In people who don’t have diabetes but do have blood pressures above 140/90 mm Hg, a period of treatment with lifestyle changes alone can be considered. In people with diabetes, the risk of heart disease, stroke, and kidney failure is so much higher that current guidelines recommend initiating drug therapy at the same time as lifestyle changes.
There is enormous overlap between the lifestyle measures that are beneficial for high blood pressure and those that are helpful for controlling diabetes. Performing regular exercise, losing excess weight and keeping it off, and getting adequate sleep are a start. Studies suggest that your blood pressure may decrease 3–5 mm Hg for every 10 pounds of excess weight lost.
Losing weight is extremely challenging, but the health benefits of doing it are substantial. A sensible reduction in calorie intake along with a regular exercise program is the best way to gradually reduce your weight. Moderate-intensity exercise such as brisk walking is felt to be safer than very vigorous exercise. Intense exercise such as heavy lifting or snow shoveling can raise the blood pressure briefly and stress the heart too much. On the other end of the spectrum, very slow movements such as those done in yoga or tai chi may lower blood pressure.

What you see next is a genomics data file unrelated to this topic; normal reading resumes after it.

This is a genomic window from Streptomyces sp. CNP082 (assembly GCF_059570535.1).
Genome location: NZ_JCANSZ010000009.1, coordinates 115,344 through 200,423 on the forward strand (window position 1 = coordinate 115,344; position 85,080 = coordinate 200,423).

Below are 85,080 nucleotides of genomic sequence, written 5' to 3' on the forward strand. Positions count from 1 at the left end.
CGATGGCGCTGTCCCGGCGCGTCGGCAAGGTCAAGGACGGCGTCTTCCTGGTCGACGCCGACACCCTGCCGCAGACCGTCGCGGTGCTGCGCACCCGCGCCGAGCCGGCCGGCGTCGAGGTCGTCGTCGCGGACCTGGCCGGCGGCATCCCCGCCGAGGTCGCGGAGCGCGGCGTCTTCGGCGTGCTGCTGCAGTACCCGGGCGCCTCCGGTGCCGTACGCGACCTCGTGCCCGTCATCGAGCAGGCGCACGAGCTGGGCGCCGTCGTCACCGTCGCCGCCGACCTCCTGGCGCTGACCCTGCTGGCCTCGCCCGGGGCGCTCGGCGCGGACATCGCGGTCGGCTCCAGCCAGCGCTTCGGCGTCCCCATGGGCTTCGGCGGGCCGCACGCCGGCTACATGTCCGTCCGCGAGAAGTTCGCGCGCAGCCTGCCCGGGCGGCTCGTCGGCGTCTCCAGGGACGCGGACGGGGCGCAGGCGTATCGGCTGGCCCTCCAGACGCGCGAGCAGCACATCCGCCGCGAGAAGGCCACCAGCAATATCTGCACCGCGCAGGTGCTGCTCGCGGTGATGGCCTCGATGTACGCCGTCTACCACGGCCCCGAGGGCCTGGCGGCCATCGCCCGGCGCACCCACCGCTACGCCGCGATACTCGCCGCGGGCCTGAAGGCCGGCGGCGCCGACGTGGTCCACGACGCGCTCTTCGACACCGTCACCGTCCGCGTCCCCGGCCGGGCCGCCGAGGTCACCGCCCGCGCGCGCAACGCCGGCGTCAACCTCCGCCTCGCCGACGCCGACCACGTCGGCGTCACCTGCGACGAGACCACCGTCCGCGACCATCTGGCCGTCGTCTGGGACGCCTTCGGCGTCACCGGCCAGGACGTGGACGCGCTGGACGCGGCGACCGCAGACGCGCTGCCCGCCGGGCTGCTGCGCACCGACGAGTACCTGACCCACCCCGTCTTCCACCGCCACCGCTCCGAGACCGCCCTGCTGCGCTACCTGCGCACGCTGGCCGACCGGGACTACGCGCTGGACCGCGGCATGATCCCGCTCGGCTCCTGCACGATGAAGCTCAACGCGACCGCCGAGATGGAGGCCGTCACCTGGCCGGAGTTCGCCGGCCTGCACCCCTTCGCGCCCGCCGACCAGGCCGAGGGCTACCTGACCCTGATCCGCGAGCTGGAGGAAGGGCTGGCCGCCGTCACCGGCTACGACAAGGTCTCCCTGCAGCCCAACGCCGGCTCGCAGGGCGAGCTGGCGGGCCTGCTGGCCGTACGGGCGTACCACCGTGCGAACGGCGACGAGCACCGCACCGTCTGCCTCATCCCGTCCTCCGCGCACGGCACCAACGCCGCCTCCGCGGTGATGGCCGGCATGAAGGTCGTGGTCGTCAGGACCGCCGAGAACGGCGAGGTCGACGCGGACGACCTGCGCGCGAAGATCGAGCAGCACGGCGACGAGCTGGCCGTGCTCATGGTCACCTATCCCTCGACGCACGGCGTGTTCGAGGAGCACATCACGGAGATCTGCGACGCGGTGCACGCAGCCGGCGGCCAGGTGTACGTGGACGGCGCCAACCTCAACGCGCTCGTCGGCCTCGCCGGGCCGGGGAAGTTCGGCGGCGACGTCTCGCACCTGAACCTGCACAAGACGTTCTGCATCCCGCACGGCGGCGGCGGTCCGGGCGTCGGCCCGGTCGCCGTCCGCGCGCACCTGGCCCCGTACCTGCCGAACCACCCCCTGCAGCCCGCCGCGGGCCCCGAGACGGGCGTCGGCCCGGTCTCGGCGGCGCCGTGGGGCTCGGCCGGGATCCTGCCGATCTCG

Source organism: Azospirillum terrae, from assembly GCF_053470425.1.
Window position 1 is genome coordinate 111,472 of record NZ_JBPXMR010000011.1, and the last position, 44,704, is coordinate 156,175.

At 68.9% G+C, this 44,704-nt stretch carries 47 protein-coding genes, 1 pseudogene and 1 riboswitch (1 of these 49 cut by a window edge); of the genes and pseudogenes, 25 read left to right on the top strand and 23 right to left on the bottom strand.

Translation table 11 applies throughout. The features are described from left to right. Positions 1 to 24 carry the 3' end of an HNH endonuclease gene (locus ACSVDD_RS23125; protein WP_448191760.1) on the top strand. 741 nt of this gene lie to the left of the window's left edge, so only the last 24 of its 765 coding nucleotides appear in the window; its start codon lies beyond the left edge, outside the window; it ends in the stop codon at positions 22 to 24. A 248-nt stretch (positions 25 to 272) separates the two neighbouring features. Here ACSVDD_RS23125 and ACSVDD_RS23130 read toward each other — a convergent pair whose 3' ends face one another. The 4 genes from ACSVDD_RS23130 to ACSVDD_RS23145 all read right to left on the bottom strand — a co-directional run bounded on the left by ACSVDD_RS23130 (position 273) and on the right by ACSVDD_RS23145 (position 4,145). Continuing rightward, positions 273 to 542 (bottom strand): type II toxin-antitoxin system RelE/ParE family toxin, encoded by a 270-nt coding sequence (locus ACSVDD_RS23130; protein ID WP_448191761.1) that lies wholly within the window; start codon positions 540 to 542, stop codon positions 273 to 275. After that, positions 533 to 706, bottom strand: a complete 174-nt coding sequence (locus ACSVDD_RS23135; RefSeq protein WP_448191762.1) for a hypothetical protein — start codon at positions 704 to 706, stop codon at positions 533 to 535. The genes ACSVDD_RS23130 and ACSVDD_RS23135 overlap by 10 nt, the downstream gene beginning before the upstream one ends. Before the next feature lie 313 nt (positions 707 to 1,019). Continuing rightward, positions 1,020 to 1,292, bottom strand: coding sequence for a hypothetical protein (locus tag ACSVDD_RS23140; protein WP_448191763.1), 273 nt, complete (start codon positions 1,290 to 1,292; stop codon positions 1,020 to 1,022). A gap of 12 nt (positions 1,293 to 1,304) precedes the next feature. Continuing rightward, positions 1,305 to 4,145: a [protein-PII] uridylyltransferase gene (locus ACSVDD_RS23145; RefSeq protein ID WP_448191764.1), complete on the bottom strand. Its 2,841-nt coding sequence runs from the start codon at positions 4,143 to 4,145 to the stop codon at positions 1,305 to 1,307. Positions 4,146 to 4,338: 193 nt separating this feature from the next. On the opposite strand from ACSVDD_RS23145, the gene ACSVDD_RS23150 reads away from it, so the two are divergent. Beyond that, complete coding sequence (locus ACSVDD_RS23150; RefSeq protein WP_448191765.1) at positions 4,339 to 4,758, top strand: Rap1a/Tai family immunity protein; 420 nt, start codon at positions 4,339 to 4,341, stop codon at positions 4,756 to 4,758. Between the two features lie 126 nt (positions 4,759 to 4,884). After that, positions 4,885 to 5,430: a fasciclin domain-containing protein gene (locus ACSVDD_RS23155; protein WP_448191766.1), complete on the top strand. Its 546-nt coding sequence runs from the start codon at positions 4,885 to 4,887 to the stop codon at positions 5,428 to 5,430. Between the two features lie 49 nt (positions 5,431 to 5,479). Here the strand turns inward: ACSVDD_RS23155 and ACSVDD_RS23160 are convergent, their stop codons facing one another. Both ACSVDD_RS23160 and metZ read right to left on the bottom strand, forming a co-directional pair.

Reducing sodium intake can be effective in lowering blood pressure. Some people are more sensitive to salt than others, meaning that their blood pressure has a more exaggerated response to salt. People with diabetes and people who are obese tend to be salt sensitive. A low-salt diet has been associated with a reduced risk of cardiovascular disease. Reducing sodium intake to below 2400 milligrams daily has significant benefits for blood pressure, but it can’t be done by just avoiding table salt since the majority of sodium in American diets comes from processed foods. Reading food package labels to select low-sodium foods is therefore also important. Other dietary changes that are helpful include moderating intake of alcohol and caffeine.